Jerry Seinfeld, doing the rounds to promote his new Netflix special, stopped in to The Late Show With Stephen Colbert last night, where the two men briefly debated whether it was still possible to enjoy Bill Cosby's comedy in light of the dozens of allegations of sexual assault against the comedian.

While discussing comedic influences, Bill Cosby comes up, giving Colbert an opportunity to ask Seinfeld if he can still listen to the man's comedy. Seinfeld shrugs and says that he can still listen to Cosby, who he said has the greatest body of work in comedy. Colbert on the other hand, says that he can't bear to do it anymore despite the fact that listening to Cosby albums "saved my life" after a tragedy when Colbert was younger.

"It's tragic," Seinfeld says of the accusations against Cosby, "but there's a lot of tragedy in comedy, there's a lot of people who have tragic lives," in comedy Seinfeld says, bringing up Jerry Lewis cutting his sons out of his will. Though Seinfeld did quickly agree with Colbert that Cosby's alleged drugging and raping women wasn't the same thing as Lewis denying his children money.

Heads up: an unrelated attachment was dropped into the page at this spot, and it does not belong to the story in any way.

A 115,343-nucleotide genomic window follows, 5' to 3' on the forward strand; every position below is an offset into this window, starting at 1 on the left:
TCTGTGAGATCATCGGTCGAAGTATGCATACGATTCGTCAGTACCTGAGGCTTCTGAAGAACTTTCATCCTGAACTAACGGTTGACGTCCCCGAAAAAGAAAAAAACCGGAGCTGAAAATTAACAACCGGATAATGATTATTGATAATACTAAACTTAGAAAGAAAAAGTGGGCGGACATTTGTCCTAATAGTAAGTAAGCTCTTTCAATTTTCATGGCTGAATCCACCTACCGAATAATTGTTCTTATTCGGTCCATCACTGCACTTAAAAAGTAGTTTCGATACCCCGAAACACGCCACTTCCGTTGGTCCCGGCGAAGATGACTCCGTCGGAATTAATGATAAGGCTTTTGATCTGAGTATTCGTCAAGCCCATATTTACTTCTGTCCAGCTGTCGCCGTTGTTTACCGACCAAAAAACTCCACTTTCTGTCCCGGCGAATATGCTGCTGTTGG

Earlier this year, Seinfeld had the same discussion with Norm Macdonald, though in this case it was Seinfeld asking Macdonald if he was able to separate the man from the art. Which, Macdonald suggested he could: Macdonald said, "Not at all," before bringing up hypothetical scenarios for comparison,

"[If you hear] Beethoven raped his own daughter...would you care?"

"I would," Seinfeld said, "That's pretty bad, pick a different crime."

Seinfeld has counted Cosby as a huge influence for his entire career, and back in 2014 called the sexual assault allegations against Cosby "sad and incomprehensible. Two years ago, Seinfeld asked the publisher of a biography of Cosby to drop an endorsement blurb for the book after the allegations began coming to light.